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I just wanted to ask you whether a theorem that I have found on wikipedia is correct! I have found a theorem that says, that a matrix is positive definite if and only if it is equal to the product of a matrix and its adjoint matrix. But clearly the product of a matrix and its adjoint matrix is self adjoint, does this mean that each positive definite matrix is self-adjoint?

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    $\begingroup$ Positive here means positive definite, which is different from positive in the sense that each element is a positive number. With this, the result is true. $\endgroup$
    – abatkai
    May 8, 2013 at 9:10
  • $\begingroup$ yep, that is what i meant, maybe i correct it in my post and accept it as an answer, thank you! $\endgroup$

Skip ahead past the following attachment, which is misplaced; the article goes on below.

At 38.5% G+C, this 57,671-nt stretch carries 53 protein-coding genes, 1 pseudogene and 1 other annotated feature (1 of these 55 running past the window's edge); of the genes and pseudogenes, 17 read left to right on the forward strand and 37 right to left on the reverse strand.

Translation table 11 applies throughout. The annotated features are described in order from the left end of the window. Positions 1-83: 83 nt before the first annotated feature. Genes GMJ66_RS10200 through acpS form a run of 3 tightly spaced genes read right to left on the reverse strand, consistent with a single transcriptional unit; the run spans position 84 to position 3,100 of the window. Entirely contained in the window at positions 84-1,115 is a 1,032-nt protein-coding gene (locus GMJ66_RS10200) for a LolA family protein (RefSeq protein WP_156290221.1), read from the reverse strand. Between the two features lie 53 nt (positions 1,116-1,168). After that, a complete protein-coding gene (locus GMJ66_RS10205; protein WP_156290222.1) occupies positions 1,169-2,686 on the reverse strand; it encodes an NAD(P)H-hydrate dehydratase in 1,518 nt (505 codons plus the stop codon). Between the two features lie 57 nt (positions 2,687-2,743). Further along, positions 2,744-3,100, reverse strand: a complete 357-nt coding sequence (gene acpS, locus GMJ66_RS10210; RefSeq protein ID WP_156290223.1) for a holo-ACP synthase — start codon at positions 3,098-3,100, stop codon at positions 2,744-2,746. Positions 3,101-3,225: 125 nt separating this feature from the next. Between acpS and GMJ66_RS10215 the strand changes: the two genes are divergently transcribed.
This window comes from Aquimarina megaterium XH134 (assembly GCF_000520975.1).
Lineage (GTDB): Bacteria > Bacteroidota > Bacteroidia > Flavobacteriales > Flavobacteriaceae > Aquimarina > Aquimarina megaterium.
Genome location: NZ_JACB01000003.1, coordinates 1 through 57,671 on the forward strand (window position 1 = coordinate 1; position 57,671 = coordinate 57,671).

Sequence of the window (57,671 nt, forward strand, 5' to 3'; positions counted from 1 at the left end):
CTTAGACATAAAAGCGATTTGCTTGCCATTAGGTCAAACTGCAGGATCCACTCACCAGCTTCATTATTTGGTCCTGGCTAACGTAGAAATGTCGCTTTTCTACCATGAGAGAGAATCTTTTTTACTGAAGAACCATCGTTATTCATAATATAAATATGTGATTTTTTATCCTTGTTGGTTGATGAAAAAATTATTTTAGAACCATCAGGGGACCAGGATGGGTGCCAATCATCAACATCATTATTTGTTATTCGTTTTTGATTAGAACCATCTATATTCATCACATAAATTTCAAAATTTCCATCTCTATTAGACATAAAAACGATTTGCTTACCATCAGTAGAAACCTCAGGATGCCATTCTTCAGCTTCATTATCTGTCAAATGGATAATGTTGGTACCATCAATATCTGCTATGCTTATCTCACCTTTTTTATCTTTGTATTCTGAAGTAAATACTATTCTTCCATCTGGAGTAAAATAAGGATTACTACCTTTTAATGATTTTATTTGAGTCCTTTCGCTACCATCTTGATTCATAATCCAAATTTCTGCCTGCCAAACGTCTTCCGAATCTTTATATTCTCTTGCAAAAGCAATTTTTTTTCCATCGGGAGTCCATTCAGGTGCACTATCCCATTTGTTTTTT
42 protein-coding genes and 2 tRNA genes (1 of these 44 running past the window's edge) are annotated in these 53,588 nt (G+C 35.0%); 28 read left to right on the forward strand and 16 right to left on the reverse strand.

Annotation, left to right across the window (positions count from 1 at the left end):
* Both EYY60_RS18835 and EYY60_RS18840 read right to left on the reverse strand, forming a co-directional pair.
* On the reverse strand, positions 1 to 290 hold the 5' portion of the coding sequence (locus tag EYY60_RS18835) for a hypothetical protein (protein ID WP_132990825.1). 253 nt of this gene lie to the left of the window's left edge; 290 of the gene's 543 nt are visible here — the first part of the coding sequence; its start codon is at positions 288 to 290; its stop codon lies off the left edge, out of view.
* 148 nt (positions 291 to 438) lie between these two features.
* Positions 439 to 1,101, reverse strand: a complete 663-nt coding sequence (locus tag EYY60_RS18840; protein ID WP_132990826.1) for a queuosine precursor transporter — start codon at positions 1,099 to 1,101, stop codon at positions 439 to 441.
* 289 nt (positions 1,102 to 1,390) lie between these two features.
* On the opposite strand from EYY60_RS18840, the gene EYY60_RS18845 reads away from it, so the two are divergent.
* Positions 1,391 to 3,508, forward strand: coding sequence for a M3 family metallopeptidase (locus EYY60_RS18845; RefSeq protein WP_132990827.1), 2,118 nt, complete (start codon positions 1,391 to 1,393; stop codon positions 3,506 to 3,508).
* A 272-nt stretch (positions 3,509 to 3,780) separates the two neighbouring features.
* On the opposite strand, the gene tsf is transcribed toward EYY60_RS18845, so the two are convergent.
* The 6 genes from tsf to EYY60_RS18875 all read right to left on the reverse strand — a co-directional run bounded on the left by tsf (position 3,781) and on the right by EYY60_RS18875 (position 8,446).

– user66906
    May 8, 2013 at 9:16

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The result is as you say, if you are allowing complex vectors in your definition of positive definite. Not so if you only allow real. It is explained in the Wikipedia page for positive definite.

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  • $\begingroup$ so in case, that I have a positive definite matrix on a real vector space, this does not necessarily mean, that it is self-adjoint? $\endgroup$
    – user66906
    May 9, 2013 at 9:56
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    $\begingroup$ Yes. For example $\begin{bmatrix}1&1\\0&1\end{bmatrix}$ is "real" positive definite. $\endgroup$ May 9, 2013 at 11:10
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I don't know what is the definition of the positive matrix. But if the matrix can be treated as a operator,the answer is right. Each positive matrix is self-adjoint. You can know some details in the book-----A Course in Functional Analysis(Author:John B.Conway),page 240-241.

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